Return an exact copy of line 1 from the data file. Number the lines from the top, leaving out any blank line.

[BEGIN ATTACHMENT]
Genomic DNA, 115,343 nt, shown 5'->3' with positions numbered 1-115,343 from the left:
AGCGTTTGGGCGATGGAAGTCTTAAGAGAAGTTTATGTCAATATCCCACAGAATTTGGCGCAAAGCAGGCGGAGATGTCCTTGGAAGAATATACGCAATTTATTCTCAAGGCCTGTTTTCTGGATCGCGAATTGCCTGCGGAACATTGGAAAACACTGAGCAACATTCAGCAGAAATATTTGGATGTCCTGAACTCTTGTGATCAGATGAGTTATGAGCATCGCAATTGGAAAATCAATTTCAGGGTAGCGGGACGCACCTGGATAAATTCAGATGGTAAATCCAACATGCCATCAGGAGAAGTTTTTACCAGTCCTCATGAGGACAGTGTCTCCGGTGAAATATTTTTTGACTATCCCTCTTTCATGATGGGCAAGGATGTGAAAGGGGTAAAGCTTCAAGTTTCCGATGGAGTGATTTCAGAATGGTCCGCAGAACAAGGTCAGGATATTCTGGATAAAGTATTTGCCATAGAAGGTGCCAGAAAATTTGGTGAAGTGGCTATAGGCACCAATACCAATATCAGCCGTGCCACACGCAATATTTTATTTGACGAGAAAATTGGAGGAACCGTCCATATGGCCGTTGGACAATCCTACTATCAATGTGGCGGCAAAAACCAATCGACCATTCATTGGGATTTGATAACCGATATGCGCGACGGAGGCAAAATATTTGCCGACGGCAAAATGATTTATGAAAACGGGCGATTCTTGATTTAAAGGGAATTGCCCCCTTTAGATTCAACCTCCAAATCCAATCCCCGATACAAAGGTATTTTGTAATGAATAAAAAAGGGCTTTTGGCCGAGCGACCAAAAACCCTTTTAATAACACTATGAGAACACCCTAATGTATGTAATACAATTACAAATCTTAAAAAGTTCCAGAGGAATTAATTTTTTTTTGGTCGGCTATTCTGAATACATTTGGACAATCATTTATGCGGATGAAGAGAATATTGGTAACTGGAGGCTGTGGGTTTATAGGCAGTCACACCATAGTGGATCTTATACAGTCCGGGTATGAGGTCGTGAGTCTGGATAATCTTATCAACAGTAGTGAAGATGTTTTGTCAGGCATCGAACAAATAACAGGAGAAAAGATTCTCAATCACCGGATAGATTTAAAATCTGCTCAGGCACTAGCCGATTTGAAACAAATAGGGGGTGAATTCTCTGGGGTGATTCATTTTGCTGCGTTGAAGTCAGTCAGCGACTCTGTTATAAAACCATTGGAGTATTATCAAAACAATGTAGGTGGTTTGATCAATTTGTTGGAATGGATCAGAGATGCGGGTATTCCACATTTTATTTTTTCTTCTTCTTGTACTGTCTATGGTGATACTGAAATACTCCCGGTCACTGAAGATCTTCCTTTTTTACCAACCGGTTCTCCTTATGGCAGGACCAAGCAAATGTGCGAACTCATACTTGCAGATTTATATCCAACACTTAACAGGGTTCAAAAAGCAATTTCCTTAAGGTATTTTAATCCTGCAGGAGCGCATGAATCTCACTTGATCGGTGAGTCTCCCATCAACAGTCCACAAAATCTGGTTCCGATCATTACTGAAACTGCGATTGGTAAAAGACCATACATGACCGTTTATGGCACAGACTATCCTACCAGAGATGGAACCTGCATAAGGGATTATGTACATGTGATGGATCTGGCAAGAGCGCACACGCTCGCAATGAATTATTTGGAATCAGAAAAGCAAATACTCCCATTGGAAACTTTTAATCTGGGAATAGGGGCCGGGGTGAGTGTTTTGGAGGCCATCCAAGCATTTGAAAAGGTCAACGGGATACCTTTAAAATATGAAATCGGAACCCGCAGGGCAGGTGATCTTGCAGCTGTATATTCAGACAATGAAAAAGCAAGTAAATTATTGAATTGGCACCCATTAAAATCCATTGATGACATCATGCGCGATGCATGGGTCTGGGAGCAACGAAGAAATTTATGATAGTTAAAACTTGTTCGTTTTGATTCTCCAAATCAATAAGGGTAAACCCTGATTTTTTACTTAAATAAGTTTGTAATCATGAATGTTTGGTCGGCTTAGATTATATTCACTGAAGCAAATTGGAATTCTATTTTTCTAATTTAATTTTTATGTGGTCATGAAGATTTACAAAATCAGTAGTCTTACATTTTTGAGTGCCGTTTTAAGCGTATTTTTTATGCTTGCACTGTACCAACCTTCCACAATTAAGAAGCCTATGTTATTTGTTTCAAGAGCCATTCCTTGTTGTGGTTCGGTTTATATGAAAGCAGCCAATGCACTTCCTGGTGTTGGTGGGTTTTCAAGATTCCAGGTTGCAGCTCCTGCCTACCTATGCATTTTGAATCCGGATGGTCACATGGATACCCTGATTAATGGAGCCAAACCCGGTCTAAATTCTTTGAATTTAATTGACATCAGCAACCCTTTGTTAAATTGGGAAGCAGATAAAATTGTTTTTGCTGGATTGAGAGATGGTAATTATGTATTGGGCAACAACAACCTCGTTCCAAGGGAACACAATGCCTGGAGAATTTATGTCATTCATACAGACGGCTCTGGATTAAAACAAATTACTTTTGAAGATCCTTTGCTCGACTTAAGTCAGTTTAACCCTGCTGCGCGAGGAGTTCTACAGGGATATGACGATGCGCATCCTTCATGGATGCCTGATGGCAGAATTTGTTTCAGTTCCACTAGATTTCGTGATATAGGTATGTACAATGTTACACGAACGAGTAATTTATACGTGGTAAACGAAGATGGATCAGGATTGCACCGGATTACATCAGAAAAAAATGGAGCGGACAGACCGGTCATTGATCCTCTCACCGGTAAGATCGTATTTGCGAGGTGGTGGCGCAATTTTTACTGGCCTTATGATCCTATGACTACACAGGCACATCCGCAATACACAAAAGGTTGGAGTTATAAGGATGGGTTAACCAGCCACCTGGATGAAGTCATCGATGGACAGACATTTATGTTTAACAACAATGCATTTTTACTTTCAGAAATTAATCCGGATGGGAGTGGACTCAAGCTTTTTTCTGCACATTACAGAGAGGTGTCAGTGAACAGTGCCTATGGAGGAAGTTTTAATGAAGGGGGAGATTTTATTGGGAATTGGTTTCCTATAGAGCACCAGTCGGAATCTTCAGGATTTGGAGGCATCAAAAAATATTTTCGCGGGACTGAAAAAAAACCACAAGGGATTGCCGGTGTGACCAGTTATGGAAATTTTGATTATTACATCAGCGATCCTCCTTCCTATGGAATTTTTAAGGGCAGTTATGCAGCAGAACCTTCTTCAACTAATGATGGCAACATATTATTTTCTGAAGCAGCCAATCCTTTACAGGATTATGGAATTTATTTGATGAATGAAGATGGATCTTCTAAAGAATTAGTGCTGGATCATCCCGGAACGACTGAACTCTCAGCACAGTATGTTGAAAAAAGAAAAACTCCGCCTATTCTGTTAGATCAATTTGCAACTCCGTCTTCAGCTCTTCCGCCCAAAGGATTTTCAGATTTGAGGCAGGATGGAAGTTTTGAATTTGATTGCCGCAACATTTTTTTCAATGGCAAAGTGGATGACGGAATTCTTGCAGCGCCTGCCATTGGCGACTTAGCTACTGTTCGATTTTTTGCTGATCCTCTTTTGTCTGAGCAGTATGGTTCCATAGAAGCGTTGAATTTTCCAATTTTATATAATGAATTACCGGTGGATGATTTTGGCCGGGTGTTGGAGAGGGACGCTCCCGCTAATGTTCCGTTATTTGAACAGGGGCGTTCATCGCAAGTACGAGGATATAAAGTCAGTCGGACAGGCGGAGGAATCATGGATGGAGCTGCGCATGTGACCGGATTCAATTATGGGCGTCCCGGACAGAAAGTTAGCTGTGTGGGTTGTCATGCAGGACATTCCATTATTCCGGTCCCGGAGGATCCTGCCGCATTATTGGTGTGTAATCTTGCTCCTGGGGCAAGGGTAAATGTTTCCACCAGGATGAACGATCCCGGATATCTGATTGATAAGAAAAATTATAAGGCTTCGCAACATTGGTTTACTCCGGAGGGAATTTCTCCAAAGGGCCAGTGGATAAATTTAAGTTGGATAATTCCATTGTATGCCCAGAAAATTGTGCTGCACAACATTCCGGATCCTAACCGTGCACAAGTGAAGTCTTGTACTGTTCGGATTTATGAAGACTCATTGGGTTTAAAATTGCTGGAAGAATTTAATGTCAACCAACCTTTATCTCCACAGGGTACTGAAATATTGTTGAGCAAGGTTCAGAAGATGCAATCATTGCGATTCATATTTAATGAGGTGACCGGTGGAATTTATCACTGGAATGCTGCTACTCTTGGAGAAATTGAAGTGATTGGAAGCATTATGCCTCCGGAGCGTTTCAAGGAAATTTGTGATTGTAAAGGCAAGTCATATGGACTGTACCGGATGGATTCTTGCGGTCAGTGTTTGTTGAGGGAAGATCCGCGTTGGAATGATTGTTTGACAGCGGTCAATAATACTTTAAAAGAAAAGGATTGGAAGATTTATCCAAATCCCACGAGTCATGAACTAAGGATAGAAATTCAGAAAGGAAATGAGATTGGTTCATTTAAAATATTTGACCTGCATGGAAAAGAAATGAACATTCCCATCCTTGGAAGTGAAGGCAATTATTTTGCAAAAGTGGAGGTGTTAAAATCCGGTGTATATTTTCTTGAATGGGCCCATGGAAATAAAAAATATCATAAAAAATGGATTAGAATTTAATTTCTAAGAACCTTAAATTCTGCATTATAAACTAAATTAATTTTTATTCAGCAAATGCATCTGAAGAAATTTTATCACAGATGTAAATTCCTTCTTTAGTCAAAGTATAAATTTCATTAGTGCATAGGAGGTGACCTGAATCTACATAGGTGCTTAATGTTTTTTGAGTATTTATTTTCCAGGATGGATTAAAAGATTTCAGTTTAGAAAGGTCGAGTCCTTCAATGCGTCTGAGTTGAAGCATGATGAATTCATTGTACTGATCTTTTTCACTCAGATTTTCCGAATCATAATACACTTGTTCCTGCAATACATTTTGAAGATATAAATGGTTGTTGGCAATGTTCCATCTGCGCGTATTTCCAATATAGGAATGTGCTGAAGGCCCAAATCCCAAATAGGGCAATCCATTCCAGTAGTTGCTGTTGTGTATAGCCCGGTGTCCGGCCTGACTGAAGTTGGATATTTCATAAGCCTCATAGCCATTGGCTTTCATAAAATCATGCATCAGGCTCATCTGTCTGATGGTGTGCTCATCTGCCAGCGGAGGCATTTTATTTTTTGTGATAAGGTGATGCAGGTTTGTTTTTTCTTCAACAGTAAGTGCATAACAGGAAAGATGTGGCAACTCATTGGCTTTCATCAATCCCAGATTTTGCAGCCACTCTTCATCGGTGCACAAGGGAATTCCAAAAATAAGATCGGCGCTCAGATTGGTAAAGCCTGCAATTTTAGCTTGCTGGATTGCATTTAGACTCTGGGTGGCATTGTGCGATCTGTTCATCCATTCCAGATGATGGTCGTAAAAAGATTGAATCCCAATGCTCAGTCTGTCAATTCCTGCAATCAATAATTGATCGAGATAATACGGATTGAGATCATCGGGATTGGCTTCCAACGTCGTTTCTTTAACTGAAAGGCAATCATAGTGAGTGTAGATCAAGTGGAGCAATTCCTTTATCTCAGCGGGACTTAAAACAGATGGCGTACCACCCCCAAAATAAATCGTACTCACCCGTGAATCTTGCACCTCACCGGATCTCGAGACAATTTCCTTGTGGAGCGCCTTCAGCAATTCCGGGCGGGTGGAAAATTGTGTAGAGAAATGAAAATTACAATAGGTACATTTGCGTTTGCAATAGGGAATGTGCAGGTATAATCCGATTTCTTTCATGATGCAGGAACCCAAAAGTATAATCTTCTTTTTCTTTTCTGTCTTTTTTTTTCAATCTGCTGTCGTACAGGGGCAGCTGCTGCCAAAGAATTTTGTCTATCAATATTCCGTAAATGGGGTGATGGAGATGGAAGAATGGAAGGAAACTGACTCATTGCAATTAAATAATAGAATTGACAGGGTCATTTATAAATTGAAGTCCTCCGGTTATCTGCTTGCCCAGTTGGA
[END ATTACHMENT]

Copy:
Genomic DNA, 115,343 nt, shown 5'->3' with positions numbered 1-115,343 from the left: